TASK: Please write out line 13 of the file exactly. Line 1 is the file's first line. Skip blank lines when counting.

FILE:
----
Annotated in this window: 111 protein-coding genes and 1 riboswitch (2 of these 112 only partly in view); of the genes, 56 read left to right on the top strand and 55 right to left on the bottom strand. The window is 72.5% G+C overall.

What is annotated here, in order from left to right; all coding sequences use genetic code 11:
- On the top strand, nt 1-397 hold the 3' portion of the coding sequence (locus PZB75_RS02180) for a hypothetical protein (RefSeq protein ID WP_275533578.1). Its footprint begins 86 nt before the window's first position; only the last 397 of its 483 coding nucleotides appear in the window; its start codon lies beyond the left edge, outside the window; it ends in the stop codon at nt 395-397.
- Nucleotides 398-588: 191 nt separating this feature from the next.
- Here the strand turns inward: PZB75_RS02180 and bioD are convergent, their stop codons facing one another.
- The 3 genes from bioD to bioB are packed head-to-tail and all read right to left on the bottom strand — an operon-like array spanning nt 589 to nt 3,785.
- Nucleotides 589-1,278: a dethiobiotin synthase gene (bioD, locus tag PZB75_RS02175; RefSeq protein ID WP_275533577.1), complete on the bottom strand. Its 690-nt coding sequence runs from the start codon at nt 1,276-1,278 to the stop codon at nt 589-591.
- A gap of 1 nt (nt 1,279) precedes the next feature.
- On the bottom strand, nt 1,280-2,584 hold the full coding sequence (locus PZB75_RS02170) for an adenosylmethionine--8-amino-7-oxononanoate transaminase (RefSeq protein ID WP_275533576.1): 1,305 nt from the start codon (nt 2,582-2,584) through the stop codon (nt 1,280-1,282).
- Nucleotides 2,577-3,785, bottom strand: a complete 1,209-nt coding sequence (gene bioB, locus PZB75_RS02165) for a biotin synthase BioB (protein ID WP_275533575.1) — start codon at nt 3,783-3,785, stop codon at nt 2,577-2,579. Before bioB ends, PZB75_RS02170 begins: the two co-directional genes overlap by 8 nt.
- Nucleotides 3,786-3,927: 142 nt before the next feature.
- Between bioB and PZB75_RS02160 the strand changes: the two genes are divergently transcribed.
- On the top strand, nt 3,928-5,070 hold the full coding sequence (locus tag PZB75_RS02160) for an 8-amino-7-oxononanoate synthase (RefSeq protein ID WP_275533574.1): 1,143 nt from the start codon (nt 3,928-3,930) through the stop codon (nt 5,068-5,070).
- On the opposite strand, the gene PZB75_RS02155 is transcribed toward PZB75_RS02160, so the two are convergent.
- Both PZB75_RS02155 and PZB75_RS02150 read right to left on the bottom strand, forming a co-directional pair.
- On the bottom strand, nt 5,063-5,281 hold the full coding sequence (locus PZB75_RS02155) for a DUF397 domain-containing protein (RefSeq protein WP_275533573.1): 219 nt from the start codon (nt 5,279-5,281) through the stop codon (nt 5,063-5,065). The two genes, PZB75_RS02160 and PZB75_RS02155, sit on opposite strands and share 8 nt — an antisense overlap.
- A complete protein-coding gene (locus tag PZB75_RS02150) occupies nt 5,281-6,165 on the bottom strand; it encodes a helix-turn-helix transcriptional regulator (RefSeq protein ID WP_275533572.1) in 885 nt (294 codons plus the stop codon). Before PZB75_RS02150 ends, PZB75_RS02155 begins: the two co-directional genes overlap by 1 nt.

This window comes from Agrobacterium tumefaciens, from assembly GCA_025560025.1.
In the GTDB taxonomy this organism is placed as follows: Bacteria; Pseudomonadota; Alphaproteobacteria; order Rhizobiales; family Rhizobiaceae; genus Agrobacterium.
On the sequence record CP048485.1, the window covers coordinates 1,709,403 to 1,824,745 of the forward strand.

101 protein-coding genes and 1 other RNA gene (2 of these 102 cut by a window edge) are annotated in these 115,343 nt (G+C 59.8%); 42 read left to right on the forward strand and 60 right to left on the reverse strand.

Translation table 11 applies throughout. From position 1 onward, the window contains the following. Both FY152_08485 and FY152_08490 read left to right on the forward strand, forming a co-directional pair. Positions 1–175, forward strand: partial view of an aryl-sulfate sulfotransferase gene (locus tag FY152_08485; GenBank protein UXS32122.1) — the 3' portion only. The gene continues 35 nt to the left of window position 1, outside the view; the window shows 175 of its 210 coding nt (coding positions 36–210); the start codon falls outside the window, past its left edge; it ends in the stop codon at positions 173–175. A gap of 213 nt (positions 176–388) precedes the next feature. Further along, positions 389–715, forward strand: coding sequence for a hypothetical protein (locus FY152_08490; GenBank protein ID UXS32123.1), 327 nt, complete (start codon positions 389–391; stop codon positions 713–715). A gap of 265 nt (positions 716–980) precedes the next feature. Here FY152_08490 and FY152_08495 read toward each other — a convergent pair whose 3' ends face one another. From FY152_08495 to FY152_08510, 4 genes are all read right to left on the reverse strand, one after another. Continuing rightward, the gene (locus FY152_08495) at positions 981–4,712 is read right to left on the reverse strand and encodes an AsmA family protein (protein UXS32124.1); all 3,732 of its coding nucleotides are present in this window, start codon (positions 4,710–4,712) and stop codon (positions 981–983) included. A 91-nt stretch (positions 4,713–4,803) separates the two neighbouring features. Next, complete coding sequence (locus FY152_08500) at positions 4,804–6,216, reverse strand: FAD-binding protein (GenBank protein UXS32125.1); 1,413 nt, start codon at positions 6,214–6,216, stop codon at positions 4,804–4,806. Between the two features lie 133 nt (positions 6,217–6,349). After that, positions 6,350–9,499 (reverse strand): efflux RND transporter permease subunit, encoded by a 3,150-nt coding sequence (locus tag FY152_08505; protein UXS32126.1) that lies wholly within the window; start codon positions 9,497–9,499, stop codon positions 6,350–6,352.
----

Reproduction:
- On the top strand, nt 3,928-5,070 hold the full coding sequence (locus tag PZB75_RS02160) for an 8-amino-7-oxononanoate synthase (RefSeq protein ID WP_275533574.1): 1,143 nt from the start codon (nt 3,928-3,930) through the stop codon (nt 5,068-5,070).